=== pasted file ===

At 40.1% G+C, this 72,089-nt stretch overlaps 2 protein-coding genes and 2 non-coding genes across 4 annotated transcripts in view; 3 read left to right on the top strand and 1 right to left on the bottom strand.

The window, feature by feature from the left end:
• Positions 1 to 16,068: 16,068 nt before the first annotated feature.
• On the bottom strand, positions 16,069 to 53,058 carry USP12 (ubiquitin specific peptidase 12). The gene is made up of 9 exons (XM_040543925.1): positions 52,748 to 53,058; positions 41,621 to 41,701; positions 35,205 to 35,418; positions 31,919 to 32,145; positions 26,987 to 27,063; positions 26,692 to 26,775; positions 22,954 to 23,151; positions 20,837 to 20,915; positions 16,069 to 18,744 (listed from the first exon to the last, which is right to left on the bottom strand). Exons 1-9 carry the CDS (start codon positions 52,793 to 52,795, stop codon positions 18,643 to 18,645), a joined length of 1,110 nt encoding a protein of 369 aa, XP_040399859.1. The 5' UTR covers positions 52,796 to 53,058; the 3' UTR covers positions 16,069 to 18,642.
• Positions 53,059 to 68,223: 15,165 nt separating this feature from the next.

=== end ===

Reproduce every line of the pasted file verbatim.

At 40.1% G+C, this 72,089-nt stretch overlaps 2 protein-coding genes and 2 non-coding genes across 4 annotated transcripts in view; 3 read left to right on the top strand and 1 right to left on the bottom strand.

The window, feature by feature from the left end:
• Positions 1 to 16,068: 16,068 nt before the first annotated feature.
• On the bottom strand, positions 16,069 to 53,058 carry USP12 (ubiquitin specific peptidase 12). The gene is made up of 9 exons (XM_040543925.1): positions 52,748 to 53,058; positions 41,621 to 41,701; positions 35,205 to 35,418; positions 31,919 to 32,145; positions 26,987 to 27,063; positions 26,692 to 26,775; positions 22,954 to 23,151; positions 20,837 to 20,915; positions 16,069 to 18,744 (listed from the first exon to the last, which is right to left on the bottom strand). Exons 1-9 carry the CDS (start codon positions 52,793 to 52,795, stop codon positions 18,643 to 18,645), a joined length of 1,110 nt encoding a protein of 369 aa, XP_040399859.1. The 5' UTR covers positions 52,796 to 53,058; the 3' UTR covers positions 16,069 to 18,642.
• Positions 53,059 to 68,223: 15,165 nt separating this feature from the next.